It wasn’t that long ago that gonorrhea and syphilis cases were nearly non-existent. However, times have changed, and the medical community of nearly all states like Montana are concerned about the emergence of gonorrhea-resistant antibiotics.
RiverStone Health family physician Dr. Chris Baumert said the number of cases for both diseases, along with chlamydia, have increased significantly. He said the CDC is closely watching gonorrhea because there is only one set of drugs that can be used to treat the disease.
The U.S. Centers for Disease Control and Prevention noted that one of the most urgent public health threats is antibiotic-resistant gonorrhea.
According to the 2017 Sexually Transmitted Disease Surveillance report, gonorrhea is the second most common disease in the U.S. with more than 555,000 cases being reported. Chlamydia came in first and syphilis ranked third.
U.S. gonorrhea cases have risen 75.2 percent since its historical low back in 2009. According to the Montana Department of Public Health and Human Services, there was a sharp increase in the number of gonorrhea cases in 2014, but they started to drop in 2017. However, it appears there are more cases of gonorrhea for 2018. According to health officials, Montana will have over 1,000 cases in 2018 compared to just over 860 last year.
61 cases, so far, were reported in Missoula County. In 2017, that number was 57.
The number of chlamydia cases has slowly risen in the last five years. In 2013, the number of cases was 3,807. In 2017. The number of cases was 4,564. If the rate of transmission continues as the DPHHS predicts, the number of chlamydia cases will reach 4,700.
Missoula County saw 381 chlamydia cases through September 2017. The number of cases from September 2017 to September 2018 increased to 398.
Syphilis cases have been stagnant so far with only 37 cases in 2018 compared to 38 for last year. In Missoula County, there were nine cases of syphilis in 2018 compared to just six cases in 2017.
Missoula County Health Department Infectious Disease Specialist and registered nurse Brad Applegate said syphilis is the disease also to watch out for. Although he can’t explain why, Applegate said it was a nearly non-existent disease and has skyrocketed in the last couple of years.
About half of STDs are seen in young people between the ages of 15 to 24. For Yellowstone County, people between the ages of 20 and 45 tend to be infected more. For Missoula County, some individuals as young as 14, are infected with STDs.
Applegate said this means schools need to take a look at their sex education programs and determine where changes need to be made.
Baumert said chlamydia, gonorrhea and syphilis can be passed vaginally, anally or orally. Many teens believe they are safe from STDs if they stay with oral sex. He said any sexual act can increase a person’s chances for these infections and increasing their chance of getting HIV.
There are currently over 50 people in both Missoula and Yellowstone Counties that have HIV.
Women who get chlamydia and gonorrhea may also suffer from pelvic inflammatory disease and have long-term health complications like infertility. Baumert said all three diseases can pass from mother to unborn child, which means pregnant women should be tested.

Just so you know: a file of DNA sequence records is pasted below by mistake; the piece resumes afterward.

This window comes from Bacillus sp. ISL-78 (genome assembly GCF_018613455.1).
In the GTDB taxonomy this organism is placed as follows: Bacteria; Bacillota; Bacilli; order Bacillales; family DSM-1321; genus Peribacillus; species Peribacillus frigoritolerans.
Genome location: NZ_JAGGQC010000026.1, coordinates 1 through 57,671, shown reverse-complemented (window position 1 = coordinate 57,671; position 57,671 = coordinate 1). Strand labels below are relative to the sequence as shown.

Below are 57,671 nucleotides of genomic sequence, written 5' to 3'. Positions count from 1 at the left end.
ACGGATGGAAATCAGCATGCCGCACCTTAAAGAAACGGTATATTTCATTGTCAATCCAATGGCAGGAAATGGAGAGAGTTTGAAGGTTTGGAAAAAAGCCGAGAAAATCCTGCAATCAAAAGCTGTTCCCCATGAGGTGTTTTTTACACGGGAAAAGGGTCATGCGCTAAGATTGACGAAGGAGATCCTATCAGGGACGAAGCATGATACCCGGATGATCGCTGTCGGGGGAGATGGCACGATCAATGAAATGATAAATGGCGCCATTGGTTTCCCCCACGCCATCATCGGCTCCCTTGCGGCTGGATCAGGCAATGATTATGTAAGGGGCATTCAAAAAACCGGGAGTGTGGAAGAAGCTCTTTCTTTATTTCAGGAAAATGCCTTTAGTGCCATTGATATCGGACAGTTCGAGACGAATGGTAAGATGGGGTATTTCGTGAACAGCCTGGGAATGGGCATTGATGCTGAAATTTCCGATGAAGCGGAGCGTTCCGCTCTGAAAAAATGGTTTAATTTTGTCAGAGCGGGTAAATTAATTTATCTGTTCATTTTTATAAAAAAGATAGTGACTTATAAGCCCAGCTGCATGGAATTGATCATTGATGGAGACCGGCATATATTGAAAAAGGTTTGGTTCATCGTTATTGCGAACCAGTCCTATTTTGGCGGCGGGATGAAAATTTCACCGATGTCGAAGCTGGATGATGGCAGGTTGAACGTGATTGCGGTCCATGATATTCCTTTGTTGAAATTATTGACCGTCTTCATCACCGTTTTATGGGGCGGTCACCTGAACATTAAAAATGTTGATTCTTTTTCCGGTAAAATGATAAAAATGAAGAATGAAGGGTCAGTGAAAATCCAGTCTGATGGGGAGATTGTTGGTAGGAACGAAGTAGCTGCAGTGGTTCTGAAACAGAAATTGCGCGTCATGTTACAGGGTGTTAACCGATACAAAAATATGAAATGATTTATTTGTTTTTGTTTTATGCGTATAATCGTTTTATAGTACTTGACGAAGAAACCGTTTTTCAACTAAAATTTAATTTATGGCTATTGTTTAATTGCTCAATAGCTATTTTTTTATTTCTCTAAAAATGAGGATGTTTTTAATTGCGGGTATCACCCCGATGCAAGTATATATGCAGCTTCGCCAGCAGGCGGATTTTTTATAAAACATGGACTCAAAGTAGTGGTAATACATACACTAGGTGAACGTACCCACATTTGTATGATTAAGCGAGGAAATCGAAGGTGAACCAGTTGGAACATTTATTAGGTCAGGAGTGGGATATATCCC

A September 2018 CDC report shows that there were double the amount of cases of congenital syphilis in the U.S. from 2013 to 2017 (362 compared to 918). It’s the highest number of cases recorded in 20 years’ time.
In the past few years, more of the Montana syphilis were in men who had sexual intercourse with other men. However, in 2018, there were four reported cases that involved women.
Another potential reason for the higher STDs numbers is the increase in drug use. People who share needles often increase the number of HIV cases.
According to Baumert, many communities in the U.S. offer non-profit needle-sharing programs so people who use drugs can protect themselves from getting infected.
Baumert said STD testing is easy. A blood test is necessary for syphilis while chlamydia and gonorrhea need a swab of the infected area.
The CDC recommends sexually active individuals to get tested every three to six months for STDs.
The treatment for each disease is pretty easy. Early-stage syphilis is a single shot of penicillin. For chlamydia and gonorrhea, a simple treatment of both a pill or injection of an antibiotic tends to work.
Of course, treatment is only effective long-term is the person being treated also treats their partner.
When a person is diagnosed with an STD, it gets reported to the county health department that then verifies the person’s recent sexual partners. It’s not uncommon for people to hang up when they hear the news. And, it’s also difficult to find these individuals. People don’t want others snooping into their private lives, but the agency is only doing it to protect the public and the infected individual from any long-term consequences.
The agency will use social media to track down a person’s partners and inform them to take immediate action. Some people get angry while others are grateful to learn the information.
There are three ways in which a person can protect themselves from getting an STD:
Written by Mark Riegel, MD
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